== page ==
DaCe Visual Studio Code Extension

The DaCe Visual Studio Code (VS Code) extension provides a rich editor for SDFGs with included profiling, debugging, static analysis, and interactive optimization. The extension is available through the built-in VS Code marketplace. The extension is maintained separately from DaCe on GitHub, where issues and feature requests can be reported.

A demonstration of the VS Code UI.


SDFG element properties, such as schedules, names, and data types, can be changed, added, or removed in the details panel. Properties of individual elements can be viewed and edited by selecting the corresponding element in the main SDFG view, while clicking anywhere on the background in the main SDFG view brings up the top-level SDFG’s properties for editing.

Demonstration of editing SDFG properties.

The main SDFG view further allows for editing of the SDFG structure itself. Elements can be selected from the top bar and can be added to the graph by clicking on any valid position. Invalid positions are shown when the element preview under the cursor turns red, such as when trying to add an AccessNode or a Tasklet outside of an SDFG State.

Graph elements or States can be connected with edges by selecting the edge tool add-edge-button in the top toolbar, and then clicking on the source element, followed by the destination element.

To delete graph elements, the element or elements can be selected and removed by pressing the Delete key (keyboard).

Graph elements can be moved around freely using the move tool move-element-button, which updates and saves their positions to manually change the graph layout.

Newly added elements or edges can be adjusted through the details panel. The animation below shows a demonstration of adding a new AccessNode, connecting it to an existing node through a graph edge, and then editing its properties. Further demonstrated is the removal of an existing node, as well as moving a node to a different position.

Demonstration of adding and editing SDFG elements.


An SDFG’s performance can be analyzed in detail and subsequently optimized using transformations from witin the editor. For details, please see Using Visual Studio Code for Optimization.

Demonstration of optimizing SDFGs through graph transformations.

Compiling and Running SDFGs


SDFGs can be compiled through the user interface, using the ‘Compile SDFG’ button compile-sdfg-button in the top right of the SDFG editor. This generates the code and corresponding library for the current SDFG in the default location (.dacecache folder, if not modified through the .dace.conf).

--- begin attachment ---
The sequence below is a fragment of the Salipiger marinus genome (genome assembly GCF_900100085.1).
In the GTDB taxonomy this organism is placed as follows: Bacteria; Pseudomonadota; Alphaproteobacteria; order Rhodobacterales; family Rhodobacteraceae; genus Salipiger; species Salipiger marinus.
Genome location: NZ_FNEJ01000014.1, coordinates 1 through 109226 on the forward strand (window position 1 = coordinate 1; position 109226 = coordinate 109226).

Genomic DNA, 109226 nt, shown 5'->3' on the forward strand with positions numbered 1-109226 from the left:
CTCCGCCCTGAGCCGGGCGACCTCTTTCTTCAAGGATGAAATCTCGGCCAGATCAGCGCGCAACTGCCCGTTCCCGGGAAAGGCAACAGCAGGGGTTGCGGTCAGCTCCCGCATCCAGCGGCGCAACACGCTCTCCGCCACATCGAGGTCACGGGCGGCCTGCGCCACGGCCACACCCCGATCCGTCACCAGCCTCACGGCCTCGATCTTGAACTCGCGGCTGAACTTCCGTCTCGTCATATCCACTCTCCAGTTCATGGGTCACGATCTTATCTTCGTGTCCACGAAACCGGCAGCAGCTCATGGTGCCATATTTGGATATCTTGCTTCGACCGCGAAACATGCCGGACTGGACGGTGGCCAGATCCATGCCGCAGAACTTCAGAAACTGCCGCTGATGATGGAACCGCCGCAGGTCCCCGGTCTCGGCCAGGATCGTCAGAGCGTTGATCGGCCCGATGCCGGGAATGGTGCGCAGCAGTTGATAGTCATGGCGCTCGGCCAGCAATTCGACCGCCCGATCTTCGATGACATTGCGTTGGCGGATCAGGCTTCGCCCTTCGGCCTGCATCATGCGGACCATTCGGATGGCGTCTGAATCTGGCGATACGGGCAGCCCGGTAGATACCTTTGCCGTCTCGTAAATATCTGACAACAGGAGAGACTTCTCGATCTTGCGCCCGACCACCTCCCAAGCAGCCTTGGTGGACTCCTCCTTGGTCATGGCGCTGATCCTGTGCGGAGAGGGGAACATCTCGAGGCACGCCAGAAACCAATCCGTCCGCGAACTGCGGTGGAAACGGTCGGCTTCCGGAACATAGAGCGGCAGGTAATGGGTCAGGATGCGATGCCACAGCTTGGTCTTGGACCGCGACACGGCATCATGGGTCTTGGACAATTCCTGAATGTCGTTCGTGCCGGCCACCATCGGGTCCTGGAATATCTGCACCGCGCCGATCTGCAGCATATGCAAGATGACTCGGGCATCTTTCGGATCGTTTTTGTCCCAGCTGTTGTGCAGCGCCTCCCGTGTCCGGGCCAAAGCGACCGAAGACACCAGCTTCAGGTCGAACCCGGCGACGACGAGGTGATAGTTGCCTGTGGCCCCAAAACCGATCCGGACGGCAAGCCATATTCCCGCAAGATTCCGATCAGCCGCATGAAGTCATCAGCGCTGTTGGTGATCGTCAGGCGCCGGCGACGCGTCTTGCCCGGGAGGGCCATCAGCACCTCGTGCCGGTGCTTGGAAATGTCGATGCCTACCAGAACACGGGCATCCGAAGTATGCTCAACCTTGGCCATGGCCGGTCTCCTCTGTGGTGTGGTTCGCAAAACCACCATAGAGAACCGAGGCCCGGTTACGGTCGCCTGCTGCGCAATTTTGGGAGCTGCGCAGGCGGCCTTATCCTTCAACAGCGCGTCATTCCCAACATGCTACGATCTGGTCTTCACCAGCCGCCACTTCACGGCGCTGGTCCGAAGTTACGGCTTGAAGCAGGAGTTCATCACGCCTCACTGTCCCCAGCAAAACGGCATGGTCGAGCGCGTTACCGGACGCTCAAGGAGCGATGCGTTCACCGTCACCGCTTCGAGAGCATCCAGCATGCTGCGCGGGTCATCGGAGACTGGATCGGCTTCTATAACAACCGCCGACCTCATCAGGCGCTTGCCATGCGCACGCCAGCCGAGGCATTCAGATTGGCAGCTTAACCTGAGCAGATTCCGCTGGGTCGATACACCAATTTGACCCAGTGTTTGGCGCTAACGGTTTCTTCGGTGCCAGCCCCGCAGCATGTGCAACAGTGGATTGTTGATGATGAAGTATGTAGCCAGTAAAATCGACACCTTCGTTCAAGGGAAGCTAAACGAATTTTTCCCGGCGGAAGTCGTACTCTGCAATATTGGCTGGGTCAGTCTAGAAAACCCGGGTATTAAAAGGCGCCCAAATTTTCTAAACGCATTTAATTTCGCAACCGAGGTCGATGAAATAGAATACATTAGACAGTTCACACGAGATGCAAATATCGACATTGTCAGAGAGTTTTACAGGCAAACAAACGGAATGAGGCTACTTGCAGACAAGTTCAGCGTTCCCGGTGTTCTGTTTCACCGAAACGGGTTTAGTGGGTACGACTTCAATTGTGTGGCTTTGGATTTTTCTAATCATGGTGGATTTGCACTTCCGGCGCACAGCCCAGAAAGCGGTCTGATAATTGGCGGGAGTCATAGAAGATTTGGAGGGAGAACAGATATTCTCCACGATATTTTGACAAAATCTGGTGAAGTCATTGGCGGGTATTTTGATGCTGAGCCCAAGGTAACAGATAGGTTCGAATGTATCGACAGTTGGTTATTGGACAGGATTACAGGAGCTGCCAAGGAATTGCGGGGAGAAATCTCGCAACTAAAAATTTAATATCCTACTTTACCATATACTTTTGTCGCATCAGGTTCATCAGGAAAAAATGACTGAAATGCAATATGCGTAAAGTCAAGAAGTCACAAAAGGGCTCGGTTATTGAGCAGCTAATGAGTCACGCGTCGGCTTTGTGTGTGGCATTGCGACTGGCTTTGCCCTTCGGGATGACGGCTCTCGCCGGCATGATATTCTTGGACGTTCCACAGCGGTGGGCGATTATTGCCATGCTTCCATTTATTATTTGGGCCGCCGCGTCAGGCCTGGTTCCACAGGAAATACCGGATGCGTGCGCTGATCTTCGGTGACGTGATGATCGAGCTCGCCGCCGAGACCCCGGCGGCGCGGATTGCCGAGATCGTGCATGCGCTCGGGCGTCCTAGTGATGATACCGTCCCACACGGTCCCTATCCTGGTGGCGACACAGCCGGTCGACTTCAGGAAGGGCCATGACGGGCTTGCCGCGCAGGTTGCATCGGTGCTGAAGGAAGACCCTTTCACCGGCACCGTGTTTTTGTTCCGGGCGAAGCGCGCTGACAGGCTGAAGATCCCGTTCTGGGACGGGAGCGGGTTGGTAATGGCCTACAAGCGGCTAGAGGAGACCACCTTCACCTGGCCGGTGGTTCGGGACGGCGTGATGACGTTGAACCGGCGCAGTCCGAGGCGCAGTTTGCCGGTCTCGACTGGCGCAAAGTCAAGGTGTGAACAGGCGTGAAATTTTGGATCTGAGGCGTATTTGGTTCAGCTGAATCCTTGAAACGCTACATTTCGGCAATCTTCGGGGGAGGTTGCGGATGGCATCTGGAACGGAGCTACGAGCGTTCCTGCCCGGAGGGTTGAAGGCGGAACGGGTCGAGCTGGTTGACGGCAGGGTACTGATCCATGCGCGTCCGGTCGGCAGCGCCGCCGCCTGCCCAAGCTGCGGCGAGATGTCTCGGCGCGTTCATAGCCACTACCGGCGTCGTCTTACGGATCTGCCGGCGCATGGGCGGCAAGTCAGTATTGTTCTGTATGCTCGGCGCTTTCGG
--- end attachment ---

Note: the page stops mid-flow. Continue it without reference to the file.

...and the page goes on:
A demonstration of compiling an SDFG can be seen below. In the example, an SDFG is compiled, the generated code for a specific graph element is opened via the details panel, a transformation is applied, tiling the map, before the graph is re-compiled and the changed generated code becomes visible.

Demonstration of generating code from an SDFG and navigating to it.


The native VS Code launch configurations and interface can be used to run, debug, or profile SDFGs.

The recommended way of running SDFGs involves creating a launch.json file through VS Code. For more information on how to create a launch configuration, please refer to the current version of the VS Code documentation. The launch configuration preset to use is called “SDFG: Run current file”. With this configuration selected, open the SDFG you wish to run, and start the configuration by either pressing F5 on the keyboard, or clicking on the play button next to the configuration. VS Code will attempt to determine the original Python source file which generated the SDFG, which will then be used to run the optimized graph by compiling and linking against the pre-compiled graph. If the original source file cannot be determined automatically, a prompt will appear asking the user to provide such a file.